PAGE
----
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38 Maine farms awarded grants for business model, supply chain adjustments

A second round of Maine Farm Emergency Grants has been distributed to 38 farms across the state to help farmers adjust their business models to deal with market adaptations and supply-chain disruption spurred by the COVID-19 pandemic.

The grants are a collaboration of Maine Farmland Trust and the Maine Organic Farmers and Gardeners Association, which have distributed $188,960 between this round and the first one in the spring, that distributed grants to 79 farms. Grants are between $500 and $2,000, and this round totaled $47,960.

“Dealing with the day-to-day impacts of the coronavirus on top of a severe drought this summer has made for a difficult year for farms across the state,” said Sarah Alexander, executive director of the Maine Organic Farmers and Gardeners Association. “As we begin winter it’s important that we continue to support these businesses that are working hard to produce nutritious and high quality food for our communities. These grants are just one piece of the puzzle, and we hope that additional federal and state support is on the way.” 

The farms that received emergency grants have adapted their businesses in significant and multiple ways to meet changes in markets and adjust to uncertainty this year, according to Sarah Simon, farmland access and farm viability program director at Maine Farmland Trust. “A few of the challenges farms continue to grapple with include additional time and labor costs to adapt to restrictions and operate safely, market disruption, and coping with COVID exposure in their families and communities,” she said.

The farms will use to the money to offer products to the community in a safe manner and for essential operating costs, a news release announced the grants said.

Josh Girard, of Girard Farm in Lyman, said he is adjusting his marketing strategy to expand his on-farm selling season. “We will continue to expand and improve our farm stand to accommodate fall, spring and winter sales,” he said.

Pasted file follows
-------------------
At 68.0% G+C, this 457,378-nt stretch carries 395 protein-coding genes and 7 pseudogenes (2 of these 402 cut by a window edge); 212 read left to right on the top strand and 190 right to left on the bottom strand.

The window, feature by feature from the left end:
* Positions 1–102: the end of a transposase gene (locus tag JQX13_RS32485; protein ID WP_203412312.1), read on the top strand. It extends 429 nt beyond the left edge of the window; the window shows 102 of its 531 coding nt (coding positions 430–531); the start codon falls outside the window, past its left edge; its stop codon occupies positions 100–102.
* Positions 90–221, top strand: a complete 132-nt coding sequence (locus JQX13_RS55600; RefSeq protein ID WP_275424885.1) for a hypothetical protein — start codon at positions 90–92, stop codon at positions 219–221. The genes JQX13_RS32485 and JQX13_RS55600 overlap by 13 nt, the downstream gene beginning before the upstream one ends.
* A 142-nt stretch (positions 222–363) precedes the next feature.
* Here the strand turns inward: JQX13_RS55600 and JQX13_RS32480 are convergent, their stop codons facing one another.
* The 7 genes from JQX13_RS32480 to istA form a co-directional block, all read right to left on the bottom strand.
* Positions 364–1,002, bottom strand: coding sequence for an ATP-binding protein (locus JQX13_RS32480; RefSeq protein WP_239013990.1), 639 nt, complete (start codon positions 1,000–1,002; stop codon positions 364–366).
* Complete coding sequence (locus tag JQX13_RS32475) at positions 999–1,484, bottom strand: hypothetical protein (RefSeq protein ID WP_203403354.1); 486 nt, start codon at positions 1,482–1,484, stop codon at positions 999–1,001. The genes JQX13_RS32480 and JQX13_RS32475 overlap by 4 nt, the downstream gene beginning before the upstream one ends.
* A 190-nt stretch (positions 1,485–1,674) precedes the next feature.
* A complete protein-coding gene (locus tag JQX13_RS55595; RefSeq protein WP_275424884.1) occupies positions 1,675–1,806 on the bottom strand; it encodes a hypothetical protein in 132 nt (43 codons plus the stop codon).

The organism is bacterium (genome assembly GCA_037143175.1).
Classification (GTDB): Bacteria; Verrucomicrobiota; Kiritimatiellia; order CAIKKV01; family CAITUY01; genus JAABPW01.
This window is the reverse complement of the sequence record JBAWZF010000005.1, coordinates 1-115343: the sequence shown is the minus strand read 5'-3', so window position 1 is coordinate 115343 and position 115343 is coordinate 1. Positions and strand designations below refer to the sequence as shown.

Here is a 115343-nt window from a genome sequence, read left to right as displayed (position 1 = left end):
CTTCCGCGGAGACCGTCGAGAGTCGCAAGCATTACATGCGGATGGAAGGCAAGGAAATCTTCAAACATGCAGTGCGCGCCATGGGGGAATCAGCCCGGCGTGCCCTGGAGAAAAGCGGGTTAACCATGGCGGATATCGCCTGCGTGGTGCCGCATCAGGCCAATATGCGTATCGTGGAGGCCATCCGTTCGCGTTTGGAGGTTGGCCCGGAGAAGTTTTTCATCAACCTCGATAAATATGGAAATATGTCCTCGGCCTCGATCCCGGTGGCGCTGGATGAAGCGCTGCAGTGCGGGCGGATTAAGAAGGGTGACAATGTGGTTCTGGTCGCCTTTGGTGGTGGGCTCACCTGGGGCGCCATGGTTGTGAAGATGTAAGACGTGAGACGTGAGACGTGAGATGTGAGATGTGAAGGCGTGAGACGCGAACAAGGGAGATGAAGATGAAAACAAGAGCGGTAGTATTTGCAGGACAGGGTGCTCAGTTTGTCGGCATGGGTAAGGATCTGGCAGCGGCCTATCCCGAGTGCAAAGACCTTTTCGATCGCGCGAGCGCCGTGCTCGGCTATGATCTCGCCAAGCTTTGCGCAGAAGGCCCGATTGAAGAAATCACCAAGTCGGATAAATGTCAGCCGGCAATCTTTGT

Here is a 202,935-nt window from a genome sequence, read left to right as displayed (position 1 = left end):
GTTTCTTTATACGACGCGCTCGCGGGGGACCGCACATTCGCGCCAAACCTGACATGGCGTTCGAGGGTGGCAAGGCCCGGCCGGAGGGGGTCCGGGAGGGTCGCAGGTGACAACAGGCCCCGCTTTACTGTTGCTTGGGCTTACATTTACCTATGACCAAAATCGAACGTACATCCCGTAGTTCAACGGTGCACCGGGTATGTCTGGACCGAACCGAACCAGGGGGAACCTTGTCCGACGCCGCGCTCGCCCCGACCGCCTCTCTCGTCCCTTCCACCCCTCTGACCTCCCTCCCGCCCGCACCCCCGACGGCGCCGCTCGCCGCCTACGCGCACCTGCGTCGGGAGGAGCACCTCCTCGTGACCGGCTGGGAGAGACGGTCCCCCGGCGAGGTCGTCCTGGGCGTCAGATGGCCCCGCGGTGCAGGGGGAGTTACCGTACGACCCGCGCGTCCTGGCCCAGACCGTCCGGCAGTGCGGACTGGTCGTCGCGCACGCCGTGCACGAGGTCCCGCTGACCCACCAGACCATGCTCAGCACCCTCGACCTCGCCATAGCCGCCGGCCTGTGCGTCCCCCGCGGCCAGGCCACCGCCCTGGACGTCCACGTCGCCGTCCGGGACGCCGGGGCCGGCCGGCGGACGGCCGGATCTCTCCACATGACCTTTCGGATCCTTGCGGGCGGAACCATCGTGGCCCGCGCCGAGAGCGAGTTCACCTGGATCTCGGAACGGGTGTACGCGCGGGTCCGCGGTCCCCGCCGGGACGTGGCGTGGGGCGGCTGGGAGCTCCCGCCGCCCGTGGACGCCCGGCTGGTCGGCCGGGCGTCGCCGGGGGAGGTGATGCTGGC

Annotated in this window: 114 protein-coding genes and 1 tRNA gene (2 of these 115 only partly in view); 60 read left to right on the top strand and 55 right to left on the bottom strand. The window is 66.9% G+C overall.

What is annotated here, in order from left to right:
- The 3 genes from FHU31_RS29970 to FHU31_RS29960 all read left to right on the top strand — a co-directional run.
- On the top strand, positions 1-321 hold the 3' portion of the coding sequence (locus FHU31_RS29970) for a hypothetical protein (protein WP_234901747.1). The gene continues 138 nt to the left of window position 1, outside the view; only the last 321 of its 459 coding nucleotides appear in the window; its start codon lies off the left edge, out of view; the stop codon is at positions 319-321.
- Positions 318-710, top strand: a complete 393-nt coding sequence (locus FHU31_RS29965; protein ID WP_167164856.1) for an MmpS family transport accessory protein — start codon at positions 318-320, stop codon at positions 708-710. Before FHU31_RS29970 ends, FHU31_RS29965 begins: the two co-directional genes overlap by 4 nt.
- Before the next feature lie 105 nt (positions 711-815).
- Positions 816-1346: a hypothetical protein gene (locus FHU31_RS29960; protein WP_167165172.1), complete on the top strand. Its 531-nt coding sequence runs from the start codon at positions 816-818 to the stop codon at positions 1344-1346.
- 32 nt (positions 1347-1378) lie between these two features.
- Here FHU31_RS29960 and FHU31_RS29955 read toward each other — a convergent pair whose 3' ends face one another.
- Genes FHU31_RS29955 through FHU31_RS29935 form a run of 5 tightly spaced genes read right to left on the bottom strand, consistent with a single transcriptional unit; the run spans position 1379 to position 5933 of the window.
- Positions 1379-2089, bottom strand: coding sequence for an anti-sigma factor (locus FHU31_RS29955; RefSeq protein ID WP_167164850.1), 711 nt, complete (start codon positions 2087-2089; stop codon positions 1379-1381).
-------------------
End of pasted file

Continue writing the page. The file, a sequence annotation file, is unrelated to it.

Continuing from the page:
Market disruptions continue to have a negative impact on many farms’ ability to operate in the usual way. Several cited the need to expend additional time and cost to get essentials that include, livestock, feed and packaging.

Lisa Reilich, of Painted Pepper Farm in Steuben, said the Washington County farm had significant disruption in markets and access to feed with the border between the U.S. and Canada closed, and packaging because of glass shortages. She said the farm has had to significantly shift markets and will use the money to “invest in infrastructure that helps streamline online ordering for on farm pickup and a stand-alone farm store structure.”

Simon and Alexander said that the grants help, but more help is needed.

“We know there’s more need in our farm community than what we were able to meet with these grants, and we’ll continue to offer technical assistance for all of the farms in our network,” Alexander said. “There could still be more challenges to come as farms continue to deal with the pandemic into 2021. We’ll be monitoring the situation closely and will continue to advocate at the state and federal levels for Maine’s farms.”

Simon said, “Our work to support these and all Maine farms extends far beyond these emergency grants. We’ll continue to work together to ensure the viability of farms throughout the state through our respective complementary programs, which help farmers access land, education, and other resources they need to grow thriving farm businesses.”

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